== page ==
A9. Yes. We have revised the Template to reflect the most recent changes to the Checklist and the updated version of the Template can be accessed here. All updated content has been highlighted so that changes from the previous version can be easily identified.

Q10. Will there be Checklist changes in the future?

A10. The NCAA Sport Science Institute (SSI) will continue to work with CSMAS and the corresponding CSAG at least annually to identify and review information that may inform recommendations about future Checklist changes.

Q11. How does the Checklist and other legislative and policy requirements relate to the certification requirement arising from the Arrington settlement?

A11. While many of the member obligations in Section IX.A of the Settlement Agreement are similar to or overlap with certain existing NCAA health and safety legislation, policies and guidance materials, each set of obligations is distinct from and, in some instances, different from the other. Compliance with one set of obligations should not be deemed to automatically or entirely satisfy compliance with the other. Therefore, it is important to consult with school legal counsel and other risk management staff as necessary to fully understand these differences and to evaluate your institutional practices and compliance with respect to the member obligations as they relate to the Arrington matter and applicable NCAA legislation, policy and guidance. Additional detailed information about institutional obligations related to the Arrington matter, and the differences between those and NCAA legislative requirements, has been provided to all member institutions by email in the form of two Frequently Asked Questions documents, which can be found here.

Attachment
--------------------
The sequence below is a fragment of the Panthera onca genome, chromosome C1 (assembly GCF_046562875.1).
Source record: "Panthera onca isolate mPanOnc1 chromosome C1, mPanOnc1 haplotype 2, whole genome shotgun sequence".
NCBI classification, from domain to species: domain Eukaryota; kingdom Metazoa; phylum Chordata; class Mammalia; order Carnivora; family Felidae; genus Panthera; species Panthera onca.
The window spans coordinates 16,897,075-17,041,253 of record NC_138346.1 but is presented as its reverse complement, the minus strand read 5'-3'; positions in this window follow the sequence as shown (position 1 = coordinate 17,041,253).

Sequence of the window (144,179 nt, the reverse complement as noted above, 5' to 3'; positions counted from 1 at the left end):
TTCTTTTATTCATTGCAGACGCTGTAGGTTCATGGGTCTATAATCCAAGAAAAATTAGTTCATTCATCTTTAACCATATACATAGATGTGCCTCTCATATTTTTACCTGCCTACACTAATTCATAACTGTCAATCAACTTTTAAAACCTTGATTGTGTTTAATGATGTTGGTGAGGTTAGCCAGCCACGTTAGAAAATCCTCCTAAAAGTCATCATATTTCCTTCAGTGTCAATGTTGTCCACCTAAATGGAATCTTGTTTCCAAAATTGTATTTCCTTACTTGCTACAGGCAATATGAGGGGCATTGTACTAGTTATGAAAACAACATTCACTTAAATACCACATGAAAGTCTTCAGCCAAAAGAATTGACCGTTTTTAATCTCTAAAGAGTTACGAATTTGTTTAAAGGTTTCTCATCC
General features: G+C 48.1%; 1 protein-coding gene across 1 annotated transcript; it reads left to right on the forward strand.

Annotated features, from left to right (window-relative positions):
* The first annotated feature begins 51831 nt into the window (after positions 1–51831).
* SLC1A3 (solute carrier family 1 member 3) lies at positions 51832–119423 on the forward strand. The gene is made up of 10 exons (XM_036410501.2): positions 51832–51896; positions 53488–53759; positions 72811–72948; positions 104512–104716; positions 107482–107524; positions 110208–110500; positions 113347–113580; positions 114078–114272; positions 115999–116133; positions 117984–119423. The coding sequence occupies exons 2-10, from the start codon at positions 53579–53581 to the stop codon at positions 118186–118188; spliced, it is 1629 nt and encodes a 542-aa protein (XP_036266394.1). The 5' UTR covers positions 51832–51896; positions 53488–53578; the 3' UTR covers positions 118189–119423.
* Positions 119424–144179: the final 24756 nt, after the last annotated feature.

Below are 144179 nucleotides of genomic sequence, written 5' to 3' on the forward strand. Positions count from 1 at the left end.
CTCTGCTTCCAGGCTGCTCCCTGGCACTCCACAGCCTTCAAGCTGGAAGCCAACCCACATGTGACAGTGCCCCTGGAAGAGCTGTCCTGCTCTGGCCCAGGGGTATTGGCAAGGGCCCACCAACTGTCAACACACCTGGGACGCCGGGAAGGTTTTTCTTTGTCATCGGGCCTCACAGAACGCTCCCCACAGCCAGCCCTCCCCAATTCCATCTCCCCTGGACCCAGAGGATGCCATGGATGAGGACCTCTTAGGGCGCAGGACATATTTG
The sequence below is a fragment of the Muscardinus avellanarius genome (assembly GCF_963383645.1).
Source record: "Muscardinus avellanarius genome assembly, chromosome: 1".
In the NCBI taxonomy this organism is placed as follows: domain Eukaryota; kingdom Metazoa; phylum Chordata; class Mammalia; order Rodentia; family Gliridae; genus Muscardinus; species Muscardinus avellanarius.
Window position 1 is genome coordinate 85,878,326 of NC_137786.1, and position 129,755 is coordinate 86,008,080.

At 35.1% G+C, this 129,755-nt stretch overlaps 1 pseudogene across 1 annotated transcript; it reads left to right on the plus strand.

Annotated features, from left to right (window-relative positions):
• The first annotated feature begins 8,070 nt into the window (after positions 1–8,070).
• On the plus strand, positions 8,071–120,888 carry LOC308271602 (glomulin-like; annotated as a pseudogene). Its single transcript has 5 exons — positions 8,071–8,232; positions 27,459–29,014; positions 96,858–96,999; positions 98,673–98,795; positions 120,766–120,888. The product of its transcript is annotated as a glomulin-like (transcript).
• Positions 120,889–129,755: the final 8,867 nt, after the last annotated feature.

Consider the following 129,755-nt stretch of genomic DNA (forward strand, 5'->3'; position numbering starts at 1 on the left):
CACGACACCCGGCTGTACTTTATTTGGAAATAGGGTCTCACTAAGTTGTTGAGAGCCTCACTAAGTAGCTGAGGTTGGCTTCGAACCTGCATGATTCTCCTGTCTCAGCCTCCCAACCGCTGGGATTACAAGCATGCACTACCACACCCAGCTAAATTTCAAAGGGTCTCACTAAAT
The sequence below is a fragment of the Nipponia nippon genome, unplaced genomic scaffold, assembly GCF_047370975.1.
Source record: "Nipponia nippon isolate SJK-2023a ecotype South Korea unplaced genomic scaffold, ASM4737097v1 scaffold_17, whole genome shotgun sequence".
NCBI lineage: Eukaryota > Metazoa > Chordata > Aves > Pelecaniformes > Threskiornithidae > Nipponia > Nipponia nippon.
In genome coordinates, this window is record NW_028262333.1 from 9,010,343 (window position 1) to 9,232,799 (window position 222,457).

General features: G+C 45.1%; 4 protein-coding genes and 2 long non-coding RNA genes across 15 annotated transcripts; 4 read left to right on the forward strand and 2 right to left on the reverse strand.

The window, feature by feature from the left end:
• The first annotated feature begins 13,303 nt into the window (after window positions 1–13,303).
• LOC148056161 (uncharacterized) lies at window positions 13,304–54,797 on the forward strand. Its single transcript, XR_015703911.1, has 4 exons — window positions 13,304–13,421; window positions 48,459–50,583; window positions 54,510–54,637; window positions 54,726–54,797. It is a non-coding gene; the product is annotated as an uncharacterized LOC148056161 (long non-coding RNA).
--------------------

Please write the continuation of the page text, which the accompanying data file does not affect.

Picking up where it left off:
Q12. I have a question not covered here. Who can I contact?

A12. If you have reviewed the content of this FAQ and cannot find the answer, please email the Sport Science Institute at:

Additional Considerations for Division I Schools

Q13. Are Division I autonomy schools still required to submit a concussion management protocol for review by the Concussion Safety Protocol Committee?

A13. No, not at this time. NCAA legislation requires all Division I institutions to participate in a Concussion Safety Protocol review each year. A waiver of this submission requirement was approved for the 2020 reporting year due to the impacts of COVID-19. In anticipation of a continuing burden on institutional resources across divisions as athletics health care personnel manage and support heavy practice, competition and championship schedules, and in recognition of the availability of the Checklist, corresponding Template and other NCAA educational resources, the CSMAS recommended that the waiver be extended for the 2021 reporting year. As was previously communicated to all Division I institutions by email, the NCAA Division I Council Coordination Committee recently approved the recommendation and extended the original waiver for the 2021 reporting year such that no protocol submission will be required for the 2021 academic year. The waiver does not change an institution’s obligation to maintain an appropriate concussion management plan, including a Concussion Safety Protocol that is consistent with the Checklist. 

Q14. If the May 1 protocol submission deadline has been waived, what is the new deadline for Division I autonomy schools to submit their institutional protocols for review?